After a year of conflict, is the world anticipating the rebuilding of Ukraine? During the Rebuild Ukraine International Exhibition and Conference in Warsaw, Poland, in February topics included key investment opportunities, recovery and reconstruction. This also included opportunities to sit down with Ukrainian representatives from destroyed communities to discuss opportunities. The next version of this exhibition will take place in Warsaw this November.
All of this got me thinking about the opportunities for Wisconsin’s businesses. Fortunately, Wisconsin’s business development ecosystem is already on top of this issue. The Madison International Trade Association is kicking off a Rebuild Ukraine meeting next week featuring Terry Dittrich*, who participated in the February exhibition in Warsaw.
*This presentation will be repeated later this spring by the District Export Council in case you cannot make the MITA event.
I’m left wondering how will sanctions affect Wisconsin’s businesses from participating in the rebuild.
Current key prohibitions:
- Restrictions on the Export of Services to Russia Executive Order 14071
- Restrictions Regarding Financial Institutions, Financial Transactions, and Related Transactions with Russia
- Specially Designated National and Blocked Person Designations
- Office of Foreign Assets Control, Department of Treasury (OFAC) Restrictions on Doing Business in Ukraine
Fortunately, the U.S. Government wants Wisconsin businesses to participate in the rebuilding of the Ukraine and has, through the issuance of general licenses, authorized certain transactions that would otherwise be prohibited under the RuHSR, Ukraine Sanctions and directives:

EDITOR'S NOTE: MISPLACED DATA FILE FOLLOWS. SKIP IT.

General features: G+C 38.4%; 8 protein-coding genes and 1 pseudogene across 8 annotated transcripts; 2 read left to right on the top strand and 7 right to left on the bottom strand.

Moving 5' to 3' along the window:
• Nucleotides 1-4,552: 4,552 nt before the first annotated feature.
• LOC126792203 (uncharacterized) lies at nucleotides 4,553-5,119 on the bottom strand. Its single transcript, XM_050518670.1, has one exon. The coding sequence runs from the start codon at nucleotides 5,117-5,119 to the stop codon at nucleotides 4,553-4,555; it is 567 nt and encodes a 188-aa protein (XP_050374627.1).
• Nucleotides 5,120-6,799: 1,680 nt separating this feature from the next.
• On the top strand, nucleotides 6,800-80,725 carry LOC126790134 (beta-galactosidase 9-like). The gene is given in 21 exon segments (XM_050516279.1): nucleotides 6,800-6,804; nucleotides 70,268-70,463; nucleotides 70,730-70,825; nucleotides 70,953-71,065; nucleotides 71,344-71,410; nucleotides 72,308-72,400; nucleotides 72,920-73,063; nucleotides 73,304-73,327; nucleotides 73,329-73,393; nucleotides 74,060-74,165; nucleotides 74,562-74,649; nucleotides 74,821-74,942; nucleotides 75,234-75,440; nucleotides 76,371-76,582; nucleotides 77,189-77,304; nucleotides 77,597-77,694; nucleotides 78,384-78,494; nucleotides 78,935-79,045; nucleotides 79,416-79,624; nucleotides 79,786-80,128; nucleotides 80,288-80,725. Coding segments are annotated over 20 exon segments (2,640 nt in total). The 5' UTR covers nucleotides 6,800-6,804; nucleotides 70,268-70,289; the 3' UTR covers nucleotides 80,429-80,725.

- General licenses (GL) authorizing certain activities prohibited under EO 14065
- U.S. Department of Commerce through the Bureau of Industry and Security
- U.S. State Department through their International Traffic in Arms Regulations (ITAR) DDTC
Key Takeaways –
“Know Your Customer” and Screen the following people:
- Foreign Sales Agents
- Freight Forwarders
- Potential Foreign Business Partners
- Verify whether the EAR, ITAR, or both apply to the company’s technologies, software and commodities
- Know the classifications of the company’s products, technology and software
- Conduct sanctioned person screening at the time of the order and prior to the export, reexport or transfer (in-country)
- Verify no party to the transaction is covered by any applicable sanctioned persons list – including the BIS Denied Persons List or Entity List or OFAC’s List of Specially Designated Nationals and Blocked Persons (SDN List)
- Conduct training on how to spot issues
- Know and vet the end-use and end-user, including screening and end-use statements
- Create and enforce policies and procedures
I am eager to help answer questions in the face of uncertainty through my role with the SBDC’s Go Global Initiative, your resource for expanding global markets and understanding trade compliance.